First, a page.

Generally, Vermont courts apply the law of the state with the most significant relationship to occurrence and to the parties. Myers v. Langlois, 168 Vt. 432, 434, 721 A.2d 129, 130 (1998); Miller v. White, 167 Vt. 45, 47, 702 A.2d 392, 393 (1997). In applying the “significant relationship test”, courts look to principles set forth in Restatement (2nd) of Conflict of Laws § 6(2)(a)-(g) (1971). Myers, 168 Vt. at 434, 721 A.2d at 130. Depending on the area of law involved, some factors of § 6 carry more weight than others. Id. at 435. What these factors are has continued to evolve over time. See e.g. Martineau v. Guertin, 170 Vt. 415, 421, 751 A.2d 776, 780 (2000).



Duty to Defend

  1. Standard for Determining Duty to Defend

An insurer’s duty to defend arises “whenever it is clear that the claim against the insured might be of the type covered by the policy.”  Garneau v. Curtis & Bedell, Inc., 158 Vt. 363, 366, 610 A.2d 132, 134 (1992) (citing 7C J. Appleman, Insurance Law & Practice § 4684.01, at 99 (1979) (“duty to defend exists if the claim potentially comes within the policy”)). The duty to defend is, therefore, broader than the duty to indemnify. Id. The existence of the duty is determined by comparing the allegations in the underlying suit to the terms of the coverage in the policy. City of Burlington v. Nat’l Union Fire Ins. Co., 163 Vt. 124, 127, 655 A.2d 719, 721 (1994) (internal citations omitted). Courts will resolve any ambiguity in the insurance contract in favor of the insured; however, the contract will be interpreted according to its terms and the parties’ evident intent. Garneau, 158 Vt. at 366. (internal citations omitted).

There might be circumstances in which an insurer may base its coverage (duty to defend) decision on matters outside the complaint. For example, if an exclusion is triggered by facts that would not have to be determined in the underlying claim against the insured, then the insurer may rely on extraneous evidence for its coverage determination. See Blake v. Nationwide Ins. Co., 2006 VT 48, 180 Vt. 14, 904 A.2d 1071. In Blake, the policy excluded bodily injury resulting from the insured’s operation of a motor vehicle in the course of employment. Whether the insured was operating the vehicle in the course of employment was irrelevant to plaintiff’s claim against the insured, so the insurer could rely on evidence other than the complaint to determine that the insured was operating the vehicle in the course of employment, and to conclude that the policy did not apply to the claim.

  1. Issues with Reserving Rights

Generally, providing a defense under a “reservation of rights” requires a bilateral non-waiver agreement with the insured. “[A] bilateral reservation of rights agreement prevents a waiver of the right to dispute coverage.” Vermont Ins. Mgmt., Inc. v. Lumbermens’ Mut. Cas. Co., 171 Vt. 601, 603, 764 A.2d 1213, 1215 (2000); Beatty v. Employers’ Liability Assurance Corp., 106 Vt. 25, 34, 168 A. 919, 923 (1933).  This can be a trap for insurers that believe they can preserve their rights by sending off a reservation of rights letter; typically, such a letter will not accomplish a reservation.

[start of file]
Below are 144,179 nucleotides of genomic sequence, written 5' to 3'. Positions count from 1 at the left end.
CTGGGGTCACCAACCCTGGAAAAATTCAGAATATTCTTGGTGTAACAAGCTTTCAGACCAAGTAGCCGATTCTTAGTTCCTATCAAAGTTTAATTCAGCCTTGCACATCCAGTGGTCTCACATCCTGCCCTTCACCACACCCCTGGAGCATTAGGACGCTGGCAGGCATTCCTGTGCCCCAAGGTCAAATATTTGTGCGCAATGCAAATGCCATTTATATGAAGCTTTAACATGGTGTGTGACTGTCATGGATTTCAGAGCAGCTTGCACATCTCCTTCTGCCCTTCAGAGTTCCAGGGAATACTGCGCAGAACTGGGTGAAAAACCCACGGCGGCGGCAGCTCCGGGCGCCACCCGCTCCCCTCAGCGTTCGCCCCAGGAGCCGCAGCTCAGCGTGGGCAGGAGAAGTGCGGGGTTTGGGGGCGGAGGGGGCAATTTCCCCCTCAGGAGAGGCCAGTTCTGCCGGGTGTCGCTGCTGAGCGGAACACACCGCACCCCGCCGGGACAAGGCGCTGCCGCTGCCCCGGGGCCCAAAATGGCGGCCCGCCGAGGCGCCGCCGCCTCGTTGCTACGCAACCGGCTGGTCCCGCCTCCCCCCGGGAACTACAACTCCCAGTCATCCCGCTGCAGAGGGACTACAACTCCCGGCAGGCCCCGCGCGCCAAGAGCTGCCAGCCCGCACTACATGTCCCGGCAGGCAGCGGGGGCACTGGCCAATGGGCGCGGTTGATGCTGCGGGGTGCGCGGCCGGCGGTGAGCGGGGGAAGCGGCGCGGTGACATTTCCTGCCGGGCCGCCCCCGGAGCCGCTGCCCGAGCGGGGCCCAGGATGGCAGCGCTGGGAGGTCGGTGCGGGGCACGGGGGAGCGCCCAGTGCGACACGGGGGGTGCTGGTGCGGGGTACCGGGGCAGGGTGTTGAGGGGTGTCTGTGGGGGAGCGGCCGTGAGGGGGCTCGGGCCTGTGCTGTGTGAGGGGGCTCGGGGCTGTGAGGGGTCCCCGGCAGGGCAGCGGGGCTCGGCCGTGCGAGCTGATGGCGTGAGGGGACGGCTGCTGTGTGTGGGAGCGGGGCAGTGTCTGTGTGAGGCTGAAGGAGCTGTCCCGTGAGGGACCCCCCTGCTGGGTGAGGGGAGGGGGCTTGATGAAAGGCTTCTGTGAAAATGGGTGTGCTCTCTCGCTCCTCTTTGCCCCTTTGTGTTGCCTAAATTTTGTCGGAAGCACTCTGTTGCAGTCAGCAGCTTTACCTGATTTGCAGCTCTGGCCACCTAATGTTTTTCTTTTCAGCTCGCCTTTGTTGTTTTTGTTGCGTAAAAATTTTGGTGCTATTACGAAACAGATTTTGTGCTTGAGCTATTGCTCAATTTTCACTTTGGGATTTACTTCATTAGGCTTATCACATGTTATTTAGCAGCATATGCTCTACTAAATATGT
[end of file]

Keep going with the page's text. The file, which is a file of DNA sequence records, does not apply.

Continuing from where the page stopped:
State Privacy Laws; Insurance Regulatory Issues; Arbitration/Mediation


  1. Criminal Sanctions

The Commissioner of the Department of Financial Regulation has the power to order any person to cease violation of a lawful regulation under Title 8 or to “cease engaging in any unsafe of unsound practice.” 8 V.S.A. § 11601. Vermont law provides for criminal penalties for negligent and willful violations of an order of the Commissioner. 8 V.S.A. § 11603.

  1. The Standards for Compensatory and Punitive Damages

Where the exact computation of damages cannot be calculated, a court’s award will withstand review on appeal if the award is not grossly excessive. Coty v. Ramsey Assocs., Inc., 149 Vt. 451, 461, 546 A.2d 196, 203 (1988) (citing Birkenhead v. Coombs, 143 Vt. 167, 173, 465 A.2d 244, 247 (1983)). The trial court must give a clear statement of method used in assessing damages and the weight given to the various factors in its analysis. Id. 149 Vt. At 460, 546 A.2d at 202.

“Punitive damages require a showing of essentially two elements.  The first is wrongful conduct that is outrageously reprehensible. …. The second is malice, defined variously as bad motive, ill will, personal spite or hatred, reckless disregard, and the like” and “malice must be proven by some showing of bad motive Beaudoin b/o New England Expedition Limited Partnership II v. Feldman, 2018 VT 83 ¶18, 196 A.3d 768, 776; Fly Fish Vt., Inc. v. Chapin Hill Estates, Inc., 2010 VT 33 ¶18, 187 Vt. 541, 548, 996 A.2d 1167, 1173 (“The purpose of punitive damages is to punish conduct that is morally culpable to the degree of outrage frequently associated with crime.”)(internal citations omitted)

  1. State Arbitration and Mediation Procedures

Most Vermont state and federal civil actions are subject to mandatory mediation, or as the local federal district court prefers, “Early Neutral Evaluation.”  The courts provide lists of approved mediators, but the parties are generally free to choose their own mediator, and usually exercise that freedom.